In spite of all this I felt anything but buoyant as the players headed off for their international breaks. I have a natural inclination to focus on the negative – and the departure of Welbeck definitely warrants that description. On a football level it could potentially turn out to be strengthening a rival for a low fee. On an emotional level it is a sense that one of our own has been allowed to fly the nest. The sadness that emanated from the summer sales was based on a feeling that the club had failed. Failed to achieve the final phase of turning now first team academy products into key players in a successful team. Failed to harness and direct mercurial talent to consistently benefit the team. In the cases of Welbeck, Kagawa, Nani and Cleverley there will always be a sense of what might have been. Talent was not in question but through a combination of factors none of these players fulfilled their potential at the club.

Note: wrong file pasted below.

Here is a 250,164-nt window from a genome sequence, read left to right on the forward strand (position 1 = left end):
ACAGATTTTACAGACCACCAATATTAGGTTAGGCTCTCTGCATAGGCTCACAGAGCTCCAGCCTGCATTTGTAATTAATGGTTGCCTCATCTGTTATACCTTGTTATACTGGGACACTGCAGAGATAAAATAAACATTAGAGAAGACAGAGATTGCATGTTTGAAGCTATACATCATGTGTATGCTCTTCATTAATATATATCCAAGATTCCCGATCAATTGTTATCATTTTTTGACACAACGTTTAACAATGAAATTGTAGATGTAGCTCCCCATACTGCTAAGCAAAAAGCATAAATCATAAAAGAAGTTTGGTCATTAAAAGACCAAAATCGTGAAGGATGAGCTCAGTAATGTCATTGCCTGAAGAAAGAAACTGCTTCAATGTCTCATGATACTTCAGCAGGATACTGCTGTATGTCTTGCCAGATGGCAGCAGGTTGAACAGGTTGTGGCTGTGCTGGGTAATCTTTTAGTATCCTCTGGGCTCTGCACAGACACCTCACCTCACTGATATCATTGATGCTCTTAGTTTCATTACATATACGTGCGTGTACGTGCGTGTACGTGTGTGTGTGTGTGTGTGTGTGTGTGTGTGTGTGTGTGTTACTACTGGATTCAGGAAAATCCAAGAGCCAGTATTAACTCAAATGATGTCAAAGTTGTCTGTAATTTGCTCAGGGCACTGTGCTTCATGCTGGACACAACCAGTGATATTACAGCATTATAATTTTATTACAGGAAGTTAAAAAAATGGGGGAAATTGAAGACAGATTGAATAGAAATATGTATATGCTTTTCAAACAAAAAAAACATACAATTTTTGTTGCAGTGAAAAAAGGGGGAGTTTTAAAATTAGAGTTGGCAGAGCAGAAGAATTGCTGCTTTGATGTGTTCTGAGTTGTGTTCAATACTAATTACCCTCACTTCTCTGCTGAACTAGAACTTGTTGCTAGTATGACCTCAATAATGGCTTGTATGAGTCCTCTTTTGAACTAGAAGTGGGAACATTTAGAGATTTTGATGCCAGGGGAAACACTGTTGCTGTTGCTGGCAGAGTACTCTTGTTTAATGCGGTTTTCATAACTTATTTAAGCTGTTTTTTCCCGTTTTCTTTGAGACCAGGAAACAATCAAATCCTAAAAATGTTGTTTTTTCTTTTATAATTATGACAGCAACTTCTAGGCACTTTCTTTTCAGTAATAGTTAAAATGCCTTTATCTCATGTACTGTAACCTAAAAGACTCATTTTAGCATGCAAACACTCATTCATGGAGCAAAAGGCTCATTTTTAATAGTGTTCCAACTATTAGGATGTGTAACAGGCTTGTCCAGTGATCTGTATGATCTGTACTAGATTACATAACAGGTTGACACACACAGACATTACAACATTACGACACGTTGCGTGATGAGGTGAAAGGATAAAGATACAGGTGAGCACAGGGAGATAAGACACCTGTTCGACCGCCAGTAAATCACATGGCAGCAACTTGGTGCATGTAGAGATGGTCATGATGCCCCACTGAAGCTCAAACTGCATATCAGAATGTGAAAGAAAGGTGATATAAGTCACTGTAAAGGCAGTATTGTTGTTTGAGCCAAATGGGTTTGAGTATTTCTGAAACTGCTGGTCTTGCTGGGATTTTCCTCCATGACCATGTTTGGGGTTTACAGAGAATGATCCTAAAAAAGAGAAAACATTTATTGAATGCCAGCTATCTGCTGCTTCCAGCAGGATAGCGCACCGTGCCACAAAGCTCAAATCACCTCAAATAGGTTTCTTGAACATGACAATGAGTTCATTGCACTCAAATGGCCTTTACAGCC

Much has been written about each and I am in no way absolving the players themselves of responsibility. Social-media has a habit of building up players into cult figures far too quickly and inflated assessments of their quality come to dominate the discourse. This proves self-defeating as the players can never live up to the expectations leading to the equally misguided response that these feted players are in fact ‘not fit to wear the shirt.’ We all have our own bias – I have often spoken or written of my preference for homegrown players and satisfaction in the triumph of youth. In Welbeck’s case opportunities were limited for a player adamant that a central striking berth was required to advance his career. Two successive managers have now deemed the forward unfit for the purpose of leading the line for United. I suspect that even as ardent an admirer as Ferguson would have looked for a more proven alternative to replace the departing Rooney. A player has no more right to start for Manchester United because of where he was born than due to the size of his wage packet. The harsh yet entirely correct message sent out by Woodward and Van Gaal this summer is that no player in a squad finishing seventh is indispensable.